A few years ago, Lawrence Lessig, ethicist and professor at Harvard Law, sat down in an airline seat next to a young man with a vast collection of pirated DVDs. Confounded and out of reading material, Lessig ultimately wound up asking his seat mate if he’d rent him one. Insulted, the young man said he’d lend a DVD, but never for money. Lessig, in telling the story, goes on to explore how our relationships with each other and with material things can come in different forms — some things you expect to pay for, and some are given freely. The distinctions for “which is which?” go to the center of how a culture works.
“There exists not just the commercial economy, which meters access on the simple metric of price, but also a sharing economy, where access to culture is regulated not by price, but by a complex set of social relations. These social relations are not simple.” (Lessig)
An even more precise analysis comes from the work of UCLA anthropologist Alan Fiske, who developed Relational Model Theory to determine four essential types of relationships from which he believes all human interactions are composed – buying, bartering, freely sharing, and commanding (or yielding).
The internet is a deep pool of both commercialized and non-commercialized interactions and so has become a huge experiment in how we ethically engage with each other — that’s Lessig’s fascination. We’re also in a period when entire business models are being built on internet-facilitated sharing, whether for price (like AirBnB) for barter (yerdle, OurGoods) or simple good will (couchsurfing).
The movement has its journal, Shareable — which positions the sharing economy as the solution to intractable global problems:
“What’s the sharing transformation? It’s a movement of movements emerging from the grassroots up to solve today’s biggest challenges, which old, top-down institutions are failing to address.
Behind these failing industrial-age institutions are outmoded beliefs about how the world works – that ordinary people can’t govern themselves directly; that nonstop economic growth leads to widespread prosperity; and that more stuff leads to more happiness.”
The idea of a sharing movement is idealistic, but increasingly backed by real numbers in participation (and by decades of research questioning the utility of materialism).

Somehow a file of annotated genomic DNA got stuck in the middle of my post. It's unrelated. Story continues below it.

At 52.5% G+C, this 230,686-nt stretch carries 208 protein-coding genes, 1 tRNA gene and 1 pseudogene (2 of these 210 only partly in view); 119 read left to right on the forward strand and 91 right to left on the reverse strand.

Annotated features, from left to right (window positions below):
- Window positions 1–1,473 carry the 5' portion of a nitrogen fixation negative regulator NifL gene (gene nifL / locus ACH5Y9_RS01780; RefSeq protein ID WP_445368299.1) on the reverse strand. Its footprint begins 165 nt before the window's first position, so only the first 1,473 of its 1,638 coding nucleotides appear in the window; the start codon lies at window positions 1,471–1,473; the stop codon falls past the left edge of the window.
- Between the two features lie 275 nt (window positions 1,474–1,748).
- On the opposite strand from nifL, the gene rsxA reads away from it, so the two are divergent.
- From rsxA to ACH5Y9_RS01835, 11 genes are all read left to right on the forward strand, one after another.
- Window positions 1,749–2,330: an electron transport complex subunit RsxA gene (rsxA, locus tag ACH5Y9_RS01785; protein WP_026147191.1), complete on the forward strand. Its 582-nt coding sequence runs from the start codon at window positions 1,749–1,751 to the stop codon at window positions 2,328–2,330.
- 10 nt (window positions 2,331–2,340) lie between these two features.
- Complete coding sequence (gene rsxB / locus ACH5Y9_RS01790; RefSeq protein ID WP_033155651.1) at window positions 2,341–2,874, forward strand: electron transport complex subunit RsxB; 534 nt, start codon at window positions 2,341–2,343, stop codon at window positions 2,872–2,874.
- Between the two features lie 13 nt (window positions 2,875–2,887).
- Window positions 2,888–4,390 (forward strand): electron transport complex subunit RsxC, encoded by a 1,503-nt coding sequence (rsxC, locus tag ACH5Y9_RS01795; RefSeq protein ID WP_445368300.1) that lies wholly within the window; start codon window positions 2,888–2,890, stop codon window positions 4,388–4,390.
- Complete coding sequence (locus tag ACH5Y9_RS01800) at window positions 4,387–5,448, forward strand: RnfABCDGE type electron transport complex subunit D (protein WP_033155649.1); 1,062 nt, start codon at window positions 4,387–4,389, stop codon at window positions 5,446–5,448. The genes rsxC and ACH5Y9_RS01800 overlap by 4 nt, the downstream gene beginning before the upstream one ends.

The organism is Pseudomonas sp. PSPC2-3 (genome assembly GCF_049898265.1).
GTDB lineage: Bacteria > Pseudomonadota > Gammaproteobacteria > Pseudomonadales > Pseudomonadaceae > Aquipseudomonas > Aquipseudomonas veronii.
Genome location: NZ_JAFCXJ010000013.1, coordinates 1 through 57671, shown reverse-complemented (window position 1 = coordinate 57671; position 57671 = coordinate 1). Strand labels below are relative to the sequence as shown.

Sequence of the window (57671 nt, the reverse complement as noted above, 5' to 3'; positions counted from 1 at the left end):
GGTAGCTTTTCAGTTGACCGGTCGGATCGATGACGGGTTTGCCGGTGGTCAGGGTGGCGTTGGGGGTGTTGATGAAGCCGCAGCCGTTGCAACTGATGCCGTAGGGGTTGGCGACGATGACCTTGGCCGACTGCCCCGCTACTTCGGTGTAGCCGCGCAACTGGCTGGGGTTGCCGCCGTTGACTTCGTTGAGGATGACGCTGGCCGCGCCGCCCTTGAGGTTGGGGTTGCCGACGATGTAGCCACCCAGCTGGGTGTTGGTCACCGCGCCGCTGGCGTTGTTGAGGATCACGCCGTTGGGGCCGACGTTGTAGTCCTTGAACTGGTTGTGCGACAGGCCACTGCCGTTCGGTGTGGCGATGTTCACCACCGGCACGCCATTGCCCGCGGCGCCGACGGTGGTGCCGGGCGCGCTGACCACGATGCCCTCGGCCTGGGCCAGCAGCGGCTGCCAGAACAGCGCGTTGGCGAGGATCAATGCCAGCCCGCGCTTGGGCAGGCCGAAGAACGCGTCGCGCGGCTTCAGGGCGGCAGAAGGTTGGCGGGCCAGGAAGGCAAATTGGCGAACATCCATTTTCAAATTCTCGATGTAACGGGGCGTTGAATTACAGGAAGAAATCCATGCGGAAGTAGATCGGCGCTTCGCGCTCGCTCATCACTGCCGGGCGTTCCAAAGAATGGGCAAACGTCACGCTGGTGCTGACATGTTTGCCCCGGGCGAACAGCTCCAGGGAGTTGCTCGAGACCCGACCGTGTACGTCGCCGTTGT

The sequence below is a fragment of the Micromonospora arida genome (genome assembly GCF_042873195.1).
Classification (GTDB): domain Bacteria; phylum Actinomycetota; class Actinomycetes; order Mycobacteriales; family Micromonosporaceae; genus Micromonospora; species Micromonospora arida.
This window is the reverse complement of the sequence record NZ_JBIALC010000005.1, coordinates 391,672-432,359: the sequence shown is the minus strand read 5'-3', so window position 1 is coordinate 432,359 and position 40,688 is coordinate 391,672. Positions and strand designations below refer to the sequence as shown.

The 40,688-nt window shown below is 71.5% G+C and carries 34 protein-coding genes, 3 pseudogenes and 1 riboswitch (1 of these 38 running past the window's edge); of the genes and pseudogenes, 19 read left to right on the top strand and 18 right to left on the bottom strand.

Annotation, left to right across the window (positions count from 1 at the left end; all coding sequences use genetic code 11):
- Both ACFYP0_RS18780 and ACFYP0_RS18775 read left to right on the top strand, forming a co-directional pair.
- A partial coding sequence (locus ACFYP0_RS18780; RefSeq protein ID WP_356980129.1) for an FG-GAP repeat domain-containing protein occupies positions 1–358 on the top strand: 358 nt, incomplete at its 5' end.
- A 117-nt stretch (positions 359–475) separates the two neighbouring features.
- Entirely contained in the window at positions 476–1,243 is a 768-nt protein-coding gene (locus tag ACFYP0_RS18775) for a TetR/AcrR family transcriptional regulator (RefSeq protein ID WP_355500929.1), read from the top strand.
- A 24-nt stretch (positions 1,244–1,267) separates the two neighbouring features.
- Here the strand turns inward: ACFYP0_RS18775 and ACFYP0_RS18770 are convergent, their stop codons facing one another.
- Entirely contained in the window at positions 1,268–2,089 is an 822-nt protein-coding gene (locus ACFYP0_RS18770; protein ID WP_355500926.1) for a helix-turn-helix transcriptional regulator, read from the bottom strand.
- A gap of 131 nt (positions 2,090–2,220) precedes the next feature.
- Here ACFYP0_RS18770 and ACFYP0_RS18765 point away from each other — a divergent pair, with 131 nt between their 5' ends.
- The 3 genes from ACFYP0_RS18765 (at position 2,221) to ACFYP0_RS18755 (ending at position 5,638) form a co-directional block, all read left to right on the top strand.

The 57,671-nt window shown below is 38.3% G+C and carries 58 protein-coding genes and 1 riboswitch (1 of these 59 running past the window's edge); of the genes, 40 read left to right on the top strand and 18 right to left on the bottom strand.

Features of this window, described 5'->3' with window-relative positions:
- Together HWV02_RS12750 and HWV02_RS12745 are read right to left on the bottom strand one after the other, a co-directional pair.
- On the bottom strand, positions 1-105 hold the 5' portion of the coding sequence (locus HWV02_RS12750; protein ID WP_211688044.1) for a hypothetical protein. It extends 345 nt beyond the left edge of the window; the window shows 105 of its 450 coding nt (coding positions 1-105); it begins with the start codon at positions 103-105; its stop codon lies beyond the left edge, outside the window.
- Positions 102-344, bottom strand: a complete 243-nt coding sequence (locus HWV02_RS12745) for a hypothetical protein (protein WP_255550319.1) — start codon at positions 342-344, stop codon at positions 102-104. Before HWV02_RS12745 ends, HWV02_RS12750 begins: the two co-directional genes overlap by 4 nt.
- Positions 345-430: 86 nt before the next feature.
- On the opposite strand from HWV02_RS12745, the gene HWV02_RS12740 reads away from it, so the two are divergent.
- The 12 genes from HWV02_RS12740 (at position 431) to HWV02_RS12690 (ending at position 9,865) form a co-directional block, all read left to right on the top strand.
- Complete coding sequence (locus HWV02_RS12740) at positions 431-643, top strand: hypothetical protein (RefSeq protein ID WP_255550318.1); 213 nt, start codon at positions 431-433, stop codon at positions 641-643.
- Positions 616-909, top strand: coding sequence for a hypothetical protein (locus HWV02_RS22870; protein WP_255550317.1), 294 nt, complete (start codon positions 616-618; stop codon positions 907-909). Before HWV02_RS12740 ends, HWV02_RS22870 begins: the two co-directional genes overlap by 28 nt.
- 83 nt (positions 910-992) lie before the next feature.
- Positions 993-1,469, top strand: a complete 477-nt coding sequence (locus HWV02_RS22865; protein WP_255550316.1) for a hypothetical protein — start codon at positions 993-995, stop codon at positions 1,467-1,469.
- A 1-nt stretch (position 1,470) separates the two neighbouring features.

Children are inundated with the values of sharing from a young age, constantly reminded to share their most valuable possessions with friends and peers. As adults, these skills are re-imagined for social participation, yet discarded in the conventional economy. If kids are urged to share, why shouldn’t adults do the same?
The “shareable community,” as one of its many names, presents a community structure with two main components: social relationships and economic practices. Organizations and companies are emerging across the globe that cultivate and strengthen sharing practices in order to promote community building and sustainability.
The shareable community works off of principles of supply and demand, tracing human need in a way that makes it all the more appealing and easy to gain membership. The result of these sharing practices, however, is a large network of social relationships that satisfy both the economic and social self and produce physical manifestations of reciprocity and trust. At its core, the sharing economy is about building connections with people.
[pullquote align=”right”]Children are taught to share.[/pullquote]
The movement has many names: the sharing economy, collaborative consumption, and the community economy – names for a new development of a very old idea. Sharing and gift giving remain the foundation of community life in many cultures. The rapid growth of new forms of sharing, in urban America specifically, is largely due to the internet; social networking websites are intrinsically tied to the way that the shareable community runs since most, if not all, organizations are run through an online platform. However, sharing practices are not meant to remain isolated in online behavior.
With the increasing publicity and knowledge surrounding the shareable movement, it has begun to seep into other aspects of daily life such as the way people conceive of participation more generally. An original hope of many of the online-based companies was that it would begin to change behavior offline. Lessig goes on to explain the prevalence of online platforms for sharing:
“The Internet is filled with successful sharing economies, in which people contribute for reasons other than money…We’re living in a time when technology is favoring the social. More vibrant sharing economies are the result.”
[pullquote align=”left”]Is it possible to translate online sharing programs into off-line social behavior?[/pullquote]
What does it mean for technology to favor the social? And is it possible to translate online sharing programs into off-line social behavior? In examining the varying programs that have emerged out of the movement, it becomes increasingly clear that this hope is not quite as far-fetched as was once imagined.
Earlier in City Atlas, we took a look at car sharing at SXSW, a conference on building a new economy, the Solidarity map of NYC, a Chicago barter network that is no more — a reminder that new economies need to scale to prosper. On our following post, we learn about a new barter network just fully unveiled: yerdle, from San Francisco.